Conducting ethnographic research with former youth gang members in El Salvador
In El Salvador, the Trust After Betrayal team conducted an ethnographic study with an NGO that works with formerly gang affiliated youth by interviewing their employees. Here, the team displayed remarkable flexibility, adaptability, and resilience in conducting research under the challenges created by an inhospitable political environment.
The ethnographical analysis identifies critical factors such as the general gang context in the country, prevailing social attitudes around mental health care, widespread biases against the youth, and institutional and bureaucratic contexts that affect the professionals’ work. Interviews and analyses emphasize that the subjective and social worlds that these professionals and the youth inhabit are marked by fear, shame, and stigma. We also unearth structural and individual barriers, such as lingering prejudices against the target population, inconsistent and even inappropriate disciplinary practices, and a resistance to change in pedagogical approaches. These include, but are not limited to problematic gender dynamics that undermine female professionals’ abilities to do their work. Additionally, negative conceptions of the youth include biases such as fear, assumptions of maliciousness, and a lack of understanding on the structural and social conditions of deprivation that contributed to the young men’s life choices (e.g., violation of fundamental human rights, limited access to quality education).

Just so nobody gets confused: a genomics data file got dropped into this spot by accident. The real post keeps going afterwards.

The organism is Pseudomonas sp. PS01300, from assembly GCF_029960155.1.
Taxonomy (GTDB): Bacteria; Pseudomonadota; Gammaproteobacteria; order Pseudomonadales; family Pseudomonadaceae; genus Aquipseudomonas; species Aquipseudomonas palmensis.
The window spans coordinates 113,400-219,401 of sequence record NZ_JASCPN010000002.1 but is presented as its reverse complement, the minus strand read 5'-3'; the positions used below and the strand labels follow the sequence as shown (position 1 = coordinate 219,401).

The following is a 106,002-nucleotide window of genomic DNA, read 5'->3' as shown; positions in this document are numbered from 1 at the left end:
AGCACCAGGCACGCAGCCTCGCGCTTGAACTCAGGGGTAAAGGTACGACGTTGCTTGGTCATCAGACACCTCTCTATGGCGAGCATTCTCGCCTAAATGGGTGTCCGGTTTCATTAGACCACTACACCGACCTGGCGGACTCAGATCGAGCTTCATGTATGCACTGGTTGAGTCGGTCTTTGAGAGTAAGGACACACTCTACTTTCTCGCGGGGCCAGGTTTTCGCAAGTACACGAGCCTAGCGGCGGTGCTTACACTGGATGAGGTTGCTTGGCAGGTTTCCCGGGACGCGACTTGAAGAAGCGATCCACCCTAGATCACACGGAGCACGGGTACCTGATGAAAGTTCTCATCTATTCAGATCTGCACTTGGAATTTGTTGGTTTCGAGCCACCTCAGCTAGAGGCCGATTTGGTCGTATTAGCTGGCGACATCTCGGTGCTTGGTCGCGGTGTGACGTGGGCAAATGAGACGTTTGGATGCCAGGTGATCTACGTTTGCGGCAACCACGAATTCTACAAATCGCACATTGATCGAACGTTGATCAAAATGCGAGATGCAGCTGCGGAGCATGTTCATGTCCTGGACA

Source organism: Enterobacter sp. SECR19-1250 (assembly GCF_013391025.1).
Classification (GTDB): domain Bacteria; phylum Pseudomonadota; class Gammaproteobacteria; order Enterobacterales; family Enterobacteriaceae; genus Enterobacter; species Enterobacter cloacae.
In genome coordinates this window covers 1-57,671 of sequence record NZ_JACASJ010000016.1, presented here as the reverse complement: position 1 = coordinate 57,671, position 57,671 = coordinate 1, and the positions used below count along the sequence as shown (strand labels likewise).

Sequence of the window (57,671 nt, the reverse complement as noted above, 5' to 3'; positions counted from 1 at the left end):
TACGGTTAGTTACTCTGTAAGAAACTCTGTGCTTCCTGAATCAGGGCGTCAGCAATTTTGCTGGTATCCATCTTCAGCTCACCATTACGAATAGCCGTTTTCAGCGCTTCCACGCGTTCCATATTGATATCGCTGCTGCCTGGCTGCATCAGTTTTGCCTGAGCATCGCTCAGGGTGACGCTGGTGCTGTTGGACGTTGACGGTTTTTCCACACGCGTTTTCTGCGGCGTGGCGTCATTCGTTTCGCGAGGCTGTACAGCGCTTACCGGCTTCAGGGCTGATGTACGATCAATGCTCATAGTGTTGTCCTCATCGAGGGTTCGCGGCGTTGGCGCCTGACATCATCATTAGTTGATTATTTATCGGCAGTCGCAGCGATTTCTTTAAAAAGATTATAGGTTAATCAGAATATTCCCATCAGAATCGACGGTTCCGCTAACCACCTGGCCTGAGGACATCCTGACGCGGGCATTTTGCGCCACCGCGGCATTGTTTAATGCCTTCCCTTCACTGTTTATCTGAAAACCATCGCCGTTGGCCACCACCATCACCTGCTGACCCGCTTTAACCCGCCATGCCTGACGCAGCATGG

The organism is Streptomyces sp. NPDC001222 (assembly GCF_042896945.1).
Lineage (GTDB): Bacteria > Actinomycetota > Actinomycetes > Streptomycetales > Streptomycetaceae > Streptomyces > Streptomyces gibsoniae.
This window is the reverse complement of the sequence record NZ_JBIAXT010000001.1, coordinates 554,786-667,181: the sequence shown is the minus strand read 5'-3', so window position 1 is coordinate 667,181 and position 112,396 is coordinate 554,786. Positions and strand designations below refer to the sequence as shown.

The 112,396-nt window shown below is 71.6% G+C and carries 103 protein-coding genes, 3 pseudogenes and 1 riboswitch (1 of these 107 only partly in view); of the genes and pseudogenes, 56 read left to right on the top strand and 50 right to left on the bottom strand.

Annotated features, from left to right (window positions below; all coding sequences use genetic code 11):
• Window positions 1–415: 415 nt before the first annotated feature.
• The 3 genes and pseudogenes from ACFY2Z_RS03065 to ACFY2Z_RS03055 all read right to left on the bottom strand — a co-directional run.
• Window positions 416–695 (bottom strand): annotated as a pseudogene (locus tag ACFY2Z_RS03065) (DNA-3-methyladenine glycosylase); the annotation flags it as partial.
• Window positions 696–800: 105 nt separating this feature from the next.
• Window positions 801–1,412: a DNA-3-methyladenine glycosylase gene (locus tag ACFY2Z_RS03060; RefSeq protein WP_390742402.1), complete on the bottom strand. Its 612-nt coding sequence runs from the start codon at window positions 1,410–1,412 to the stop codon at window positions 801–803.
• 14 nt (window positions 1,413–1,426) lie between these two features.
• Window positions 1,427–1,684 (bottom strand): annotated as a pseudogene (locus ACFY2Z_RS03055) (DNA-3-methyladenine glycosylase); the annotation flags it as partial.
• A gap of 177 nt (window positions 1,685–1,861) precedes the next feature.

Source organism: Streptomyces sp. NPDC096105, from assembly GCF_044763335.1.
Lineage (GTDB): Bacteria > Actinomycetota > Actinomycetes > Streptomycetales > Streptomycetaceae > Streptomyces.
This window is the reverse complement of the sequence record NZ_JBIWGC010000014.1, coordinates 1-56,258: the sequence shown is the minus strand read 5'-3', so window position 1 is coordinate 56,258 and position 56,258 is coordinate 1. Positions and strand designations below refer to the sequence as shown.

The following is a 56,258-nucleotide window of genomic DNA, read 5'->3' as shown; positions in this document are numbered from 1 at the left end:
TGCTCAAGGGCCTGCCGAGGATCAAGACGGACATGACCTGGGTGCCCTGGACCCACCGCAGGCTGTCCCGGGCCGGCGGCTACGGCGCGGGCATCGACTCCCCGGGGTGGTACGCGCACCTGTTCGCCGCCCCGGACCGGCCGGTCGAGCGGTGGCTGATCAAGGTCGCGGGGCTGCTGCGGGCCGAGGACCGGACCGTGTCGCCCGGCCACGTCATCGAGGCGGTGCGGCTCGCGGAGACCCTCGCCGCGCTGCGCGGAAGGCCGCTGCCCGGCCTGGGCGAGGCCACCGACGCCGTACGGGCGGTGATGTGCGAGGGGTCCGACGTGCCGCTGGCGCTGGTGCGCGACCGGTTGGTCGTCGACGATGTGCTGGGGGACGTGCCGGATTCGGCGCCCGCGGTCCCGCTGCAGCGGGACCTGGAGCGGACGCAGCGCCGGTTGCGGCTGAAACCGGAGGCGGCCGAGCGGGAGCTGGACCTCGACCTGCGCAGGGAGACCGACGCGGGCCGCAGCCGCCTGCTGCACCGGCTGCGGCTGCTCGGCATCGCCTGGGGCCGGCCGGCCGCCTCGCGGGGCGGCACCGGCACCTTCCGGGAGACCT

The study finds that the NGO’s professionals understand their work as supporting the youth towards the following ends: to re-signify their narratives of their own lives, to develop a desire and demand for high-quality education and their fundamental rights as citizens and human beings, and to see themselves as more than just incarcerated gang members. However, challenges of motivation, funding, limited training, and lack of accountability has negative consequences on the education quality and overall experience for the youth. The study shows evidence of the positive impact on the youths’ lives and concludes with recommendations focusing on opportunities for inter-organizational collaborative work design and dealing with constraints.